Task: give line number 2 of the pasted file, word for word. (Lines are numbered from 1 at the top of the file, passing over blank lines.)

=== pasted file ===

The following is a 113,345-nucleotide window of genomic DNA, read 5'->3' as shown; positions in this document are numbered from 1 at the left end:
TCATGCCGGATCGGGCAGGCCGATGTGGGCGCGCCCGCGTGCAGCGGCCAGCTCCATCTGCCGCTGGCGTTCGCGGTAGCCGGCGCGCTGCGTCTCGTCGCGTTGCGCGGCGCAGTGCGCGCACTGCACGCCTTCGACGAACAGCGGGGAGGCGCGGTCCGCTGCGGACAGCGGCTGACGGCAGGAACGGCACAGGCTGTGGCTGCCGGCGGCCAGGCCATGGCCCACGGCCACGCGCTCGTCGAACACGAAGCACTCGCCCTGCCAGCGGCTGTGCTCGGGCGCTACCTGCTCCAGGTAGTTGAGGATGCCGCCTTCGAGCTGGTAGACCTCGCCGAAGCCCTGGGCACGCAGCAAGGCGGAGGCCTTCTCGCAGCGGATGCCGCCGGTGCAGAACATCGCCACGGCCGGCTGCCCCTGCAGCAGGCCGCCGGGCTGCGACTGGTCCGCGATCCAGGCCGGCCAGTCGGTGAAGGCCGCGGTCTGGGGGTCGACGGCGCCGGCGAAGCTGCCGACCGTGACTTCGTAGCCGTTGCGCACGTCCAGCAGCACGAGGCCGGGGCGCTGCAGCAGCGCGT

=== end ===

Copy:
TCATGCCGGATCGGGCAGGCCGATGTGGGCGCGCCCGCGTGCAGCGGCCAGCTCCATCTGCCGCTGGCGTTCGCGGTAGCCGGCGCGCTGCGTCTCGTCGCGTTGCGCGGCGCAGTGCGCGCACTGCACGCCTTCGACGAACAGCGGGGAGGCGCGGTCCGCTGCGGACAGCGGCTGACGGCAGGAACGGCACAGGCTGTGGCTGCCGGCGGCCAGGCCATGGCCCACGGCCACGCGCTCGTCGAACACGAAGCACTCGCCCTGCCAGCGGCTGTGCTCGGGCGCTACCTGCTCCAGGTAGTTGAGGATGCCGCCTTCGAGCTGGTAGACCTCGCCGAAGCCCTGGGCACGCAGCAAGGCGGAGGCCTTCTCGCAGCGGATGCCGCCGGTGCAGAACATCGCCACGGCCGGCTGCCCCTGCAGCAGGCCGCCGGGCTGCGACTGGTCCGCGATCCAGGCCGGCCAGTCGGTGAAGGCCGCGGTCTGGGGGTCGACGGCGCCGGCGAAGCTGCCGACCGTGACTTCGTAGCCGTTGCGCACGTCCAGCAGCACGAGGCCGGGGCGCTGCAGCAGCGCGT